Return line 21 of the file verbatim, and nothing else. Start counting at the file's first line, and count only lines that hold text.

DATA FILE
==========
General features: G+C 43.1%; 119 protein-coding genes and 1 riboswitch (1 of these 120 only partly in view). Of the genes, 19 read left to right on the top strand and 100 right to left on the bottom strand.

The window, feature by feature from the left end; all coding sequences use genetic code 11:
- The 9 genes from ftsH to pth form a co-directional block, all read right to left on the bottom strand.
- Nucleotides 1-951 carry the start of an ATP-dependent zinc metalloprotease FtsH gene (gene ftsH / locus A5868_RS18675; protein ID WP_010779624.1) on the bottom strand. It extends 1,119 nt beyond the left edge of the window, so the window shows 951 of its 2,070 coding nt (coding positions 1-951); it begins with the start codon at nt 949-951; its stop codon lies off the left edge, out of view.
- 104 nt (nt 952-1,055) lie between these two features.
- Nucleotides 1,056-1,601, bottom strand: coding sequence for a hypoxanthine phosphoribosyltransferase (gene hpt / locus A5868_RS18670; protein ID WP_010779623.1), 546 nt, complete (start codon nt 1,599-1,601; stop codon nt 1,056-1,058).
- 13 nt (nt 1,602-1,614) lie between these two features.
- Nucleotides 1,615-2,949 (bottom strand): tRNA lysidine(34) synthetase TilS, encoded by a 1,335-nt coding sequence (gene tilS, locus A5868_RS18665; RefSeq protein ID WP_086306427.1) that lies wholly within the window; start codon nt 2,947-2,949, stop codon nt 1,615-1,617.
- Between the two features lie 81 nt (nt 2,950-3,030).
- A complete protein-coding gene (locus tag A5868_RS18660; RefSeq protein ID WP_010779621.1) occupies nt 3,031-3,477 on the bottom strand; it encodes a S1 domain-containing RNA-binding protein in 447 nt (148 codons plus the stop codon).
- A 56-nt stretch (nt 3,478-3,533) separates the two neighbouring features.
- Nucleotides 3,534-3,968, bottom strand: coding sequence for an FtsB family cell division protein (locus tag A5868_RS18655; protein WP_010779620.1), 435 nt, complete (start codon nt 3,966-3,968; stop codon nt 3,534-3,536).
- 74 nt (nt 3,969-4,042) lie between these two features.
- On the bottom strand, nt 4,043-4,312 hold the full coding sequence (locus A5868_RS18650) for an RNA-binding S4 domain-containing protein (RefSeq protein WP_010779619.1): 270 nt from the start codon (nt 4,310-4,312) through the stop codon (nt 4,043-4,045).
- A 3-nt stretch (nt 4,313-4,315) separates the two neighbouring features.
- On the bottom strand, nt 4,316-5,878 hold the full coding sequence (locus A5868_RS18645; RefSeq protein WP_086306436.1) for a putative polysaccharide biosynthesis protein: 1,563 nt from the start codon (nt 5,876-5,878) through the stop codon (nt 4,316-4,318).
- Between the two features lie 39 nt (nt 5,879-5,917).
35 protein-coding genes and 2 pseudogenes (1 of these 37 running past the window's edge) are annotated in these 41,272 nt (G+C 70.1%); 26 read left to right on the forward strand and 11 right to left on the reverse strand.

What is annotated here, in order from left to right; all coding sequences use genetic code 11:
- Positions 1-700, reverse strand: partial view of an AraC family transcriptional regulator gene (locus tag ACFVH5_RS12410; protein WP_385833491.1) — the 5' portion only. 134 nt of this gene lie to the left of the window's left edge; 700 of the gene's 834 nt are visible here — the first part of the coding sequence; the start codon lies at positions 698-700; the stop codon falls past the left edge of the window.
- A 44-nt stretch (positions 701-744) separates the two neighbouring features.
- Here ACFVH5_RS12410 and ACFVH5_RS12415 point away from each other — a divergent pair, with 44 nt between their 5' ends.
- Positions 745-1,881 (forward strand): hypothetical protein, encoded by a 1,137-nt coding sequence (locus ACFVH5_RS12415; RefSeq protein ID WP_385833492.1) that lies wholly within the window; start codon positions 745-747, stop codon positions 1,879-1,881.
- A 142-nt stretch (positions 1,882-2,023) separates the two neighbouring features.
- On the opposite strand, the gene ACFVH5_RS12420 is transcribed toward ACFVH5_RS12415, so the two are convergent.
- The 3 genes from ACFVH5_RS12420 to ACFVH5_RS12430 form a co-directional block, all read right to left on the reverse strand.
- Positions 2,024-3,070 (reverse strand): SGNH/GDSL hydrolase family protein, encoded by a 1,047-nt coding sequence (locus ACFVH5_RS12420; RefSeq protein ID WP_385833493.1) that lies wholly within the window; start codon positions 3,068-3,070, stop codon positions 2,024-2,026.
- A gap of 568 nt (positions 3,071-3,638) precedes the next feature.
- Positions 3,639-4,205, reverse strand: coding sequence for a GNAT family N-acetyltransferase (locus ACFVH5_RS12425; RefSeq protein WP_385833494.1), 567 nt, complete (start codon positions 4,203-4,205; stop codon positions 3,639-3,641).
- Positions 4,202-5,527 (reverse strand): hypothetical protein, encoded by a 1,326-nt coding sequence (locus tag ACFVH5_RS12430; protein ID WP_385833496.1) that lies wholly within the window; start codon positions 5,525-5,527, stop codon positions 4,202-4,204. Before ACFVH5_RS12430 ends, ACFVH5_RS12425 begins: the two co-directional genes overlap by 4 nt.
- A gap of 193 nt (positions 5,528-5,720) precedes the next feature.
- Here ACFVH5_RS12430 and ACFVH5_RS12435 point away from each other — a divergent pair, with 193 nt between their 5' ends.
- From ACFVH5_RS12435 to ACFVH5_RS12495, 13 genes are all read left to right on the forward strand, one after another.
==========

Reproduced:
- A 44-nt stretch (positions 701-744) separates the two neighbouring features.